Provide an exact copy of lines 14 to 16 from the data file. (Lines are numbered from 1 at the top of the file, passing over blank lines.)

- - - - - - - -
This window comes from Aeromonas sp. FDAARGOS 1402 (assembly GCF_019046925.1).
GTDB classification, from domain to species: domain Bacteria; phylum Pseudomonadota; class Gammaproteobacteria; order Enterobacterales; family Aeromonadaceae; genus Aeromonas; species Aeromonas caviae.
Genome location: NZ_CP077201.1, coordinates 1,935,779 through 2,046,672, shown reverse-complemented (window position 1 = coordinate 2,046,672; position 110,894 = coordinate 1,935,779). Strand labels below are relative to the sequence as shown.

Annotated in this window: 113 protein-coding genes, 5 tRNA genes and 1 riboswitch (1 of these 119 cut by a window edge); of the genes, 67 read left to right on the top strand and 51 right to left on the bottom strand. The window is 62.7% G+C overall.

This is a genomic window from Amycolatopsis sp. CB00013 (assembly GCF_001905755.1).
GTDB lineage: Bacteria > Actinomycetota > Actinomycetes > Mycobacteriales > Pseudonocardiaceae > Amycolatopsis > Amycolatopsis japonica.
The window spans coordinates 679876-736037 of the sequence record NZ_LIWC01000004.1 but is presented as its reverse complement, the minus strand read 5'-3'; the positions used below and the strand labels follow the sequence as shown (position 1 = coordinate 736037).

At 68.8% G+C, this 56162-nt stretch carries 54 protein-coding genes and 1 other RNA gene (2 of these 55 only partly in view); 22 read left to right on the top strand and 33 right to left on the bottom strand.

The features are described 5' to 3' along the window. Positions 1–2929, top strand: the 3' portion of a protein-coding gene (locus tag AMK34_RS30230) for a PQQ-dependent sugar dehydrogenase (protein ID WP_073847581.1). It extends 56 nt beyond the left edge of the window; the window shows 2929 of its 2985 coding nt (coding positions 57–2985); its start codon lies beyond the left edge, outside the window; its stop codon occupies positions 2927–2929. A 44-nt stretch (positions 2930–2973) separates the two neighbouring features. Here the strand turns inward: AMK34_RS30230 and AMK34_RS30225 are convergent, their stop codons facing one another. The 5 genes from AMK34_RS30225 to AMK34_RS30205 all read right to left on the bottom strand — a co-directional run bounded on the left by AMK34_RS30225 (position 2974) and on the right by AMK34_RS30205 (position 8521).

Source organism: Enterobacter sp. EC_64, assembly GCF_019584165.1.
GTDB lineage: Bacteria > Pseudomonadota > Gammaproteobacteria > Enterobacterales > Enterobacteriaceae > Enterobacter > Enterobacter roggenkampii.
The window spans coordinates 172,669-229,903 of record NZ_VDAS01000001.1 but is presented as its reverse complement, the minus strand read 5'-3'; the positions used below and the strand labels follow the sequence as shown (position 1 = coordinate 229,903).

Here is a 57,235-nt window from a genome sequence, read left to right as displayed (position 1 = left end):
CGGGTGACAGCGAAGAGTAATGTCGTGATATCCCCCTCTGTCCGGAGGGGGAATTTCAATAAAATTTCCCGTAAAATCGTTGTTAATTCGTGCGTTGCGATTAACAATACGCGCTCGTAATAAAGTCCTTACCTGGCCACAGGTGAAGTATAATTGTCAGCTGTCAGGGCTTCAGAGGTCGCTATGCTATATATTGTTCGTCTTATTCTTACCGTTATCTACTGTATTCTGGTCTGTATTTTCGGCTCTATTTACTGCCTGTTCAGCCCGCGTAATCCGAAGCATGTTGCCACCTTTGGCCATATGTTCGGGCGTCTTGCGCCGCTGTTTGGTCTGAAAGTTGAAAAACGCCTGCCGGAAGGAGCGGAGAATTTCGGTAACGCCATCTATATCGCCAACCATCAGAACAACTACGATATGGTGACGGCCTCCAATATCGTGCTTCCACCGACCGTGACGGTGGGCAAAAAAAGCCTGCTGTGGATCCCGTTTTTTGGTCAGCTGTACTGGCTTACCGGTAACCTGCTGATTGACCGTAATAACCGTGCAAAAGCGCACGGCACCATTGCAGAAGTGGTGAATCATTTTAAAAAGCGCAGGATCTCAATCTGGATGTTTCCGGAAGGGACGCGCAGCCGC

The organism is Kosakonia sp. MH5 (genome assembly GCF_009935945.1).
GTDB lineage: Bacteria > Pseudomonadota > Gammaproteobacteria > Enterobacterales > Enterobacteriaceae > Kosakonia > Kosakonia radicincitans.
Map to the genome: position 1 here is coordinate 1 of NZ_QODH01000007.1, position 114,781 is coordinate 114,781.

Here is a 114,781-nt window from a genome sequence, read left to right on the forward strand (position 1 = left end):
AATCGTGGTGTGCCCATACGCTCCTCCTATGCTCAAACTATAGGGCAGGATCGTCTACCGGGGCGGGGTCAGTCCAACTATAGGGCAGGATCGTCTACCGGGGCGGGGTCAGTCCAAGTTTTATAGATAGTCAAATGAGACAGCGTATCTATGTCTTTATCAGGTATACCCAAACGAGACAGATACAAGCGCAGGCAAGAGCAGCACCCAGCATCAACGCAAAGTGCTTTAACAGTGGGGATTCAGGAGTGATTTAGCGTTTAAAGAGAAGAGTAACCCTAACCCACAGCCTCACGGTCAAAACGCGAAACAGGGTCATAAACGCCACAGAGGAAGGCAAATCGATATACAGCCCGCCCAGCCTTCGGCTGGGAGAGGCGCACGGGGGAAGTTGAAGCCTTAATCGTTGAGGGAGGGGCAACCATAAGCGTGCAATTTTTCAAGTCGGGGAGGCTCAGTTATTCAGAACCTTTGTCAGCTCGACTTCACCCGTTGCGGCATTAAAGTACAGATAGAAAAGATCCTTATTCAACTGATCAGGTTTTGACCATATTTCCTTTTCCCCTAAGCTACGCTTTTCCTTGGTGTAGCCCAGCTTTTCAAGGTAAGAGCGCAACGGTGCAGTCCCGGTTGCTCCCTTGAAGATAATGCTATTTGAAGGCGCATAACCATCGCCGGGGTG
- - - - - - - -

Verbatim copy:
CGGGTGACAGCGAAGAGTAATGTCGTGATATCCCCCTCTGTCCGGAGGGGGAATTTCAATAAAATTTCCCGTAAAATCGTTGTTAATTCGTGCGTTGCGATTAACAATACGCGCTCGTAATAAAGTCCTTACCTGGCCACAGGTGAAGTATAATTGTCAGCTGTCAGGGCTTCAGAGGTCGCTATGCTATATATTGTTCGTCTTATTCTTACCGTTATCTACTGTATTCTGGTCTGTATTTTCGGCTCTATTTACTGCCTGTTCAGCCCGCGTAATCCGAAGCATGTTGCCACCTTTGGCCATATGTTCGGGCGTCTTGCGCCGCTGTTTGGTCTGAAAGTTGAAAAACGCCTGCCGGAAGGAGCGGAGAATTTCGGTAACGCCATCTATATCGCCAACCATCAGAACAACTACGATATGGTGACGGCCTCCAATATCGTGCTTCCACCGACCGTGACGGTGGGCAAAAAAAGCCTGCTGTGGATCCCGTTTTTTGGTCAGCTGTACTGGCTTACCGGTAACCTGCTGATTGACCGTAATAACCGTGCAAAAGCGCACGGCACCATTGCAGAAGTGGTGAATCATTTTAAAAAGCGCAGGATCTCAATCTGGATGTTTCCGGAAGGGACGCGCAGCCGC

The organism is Kosakonia sp. MH5 (genome assembly GCF_009935945.1).
GTDB lineage: Bacteria > Pseudomonadota > Gammaproteobacteria > Enterobacterales > Enterobacteriaceae > Kosakonia > Kosakonia radicincitans.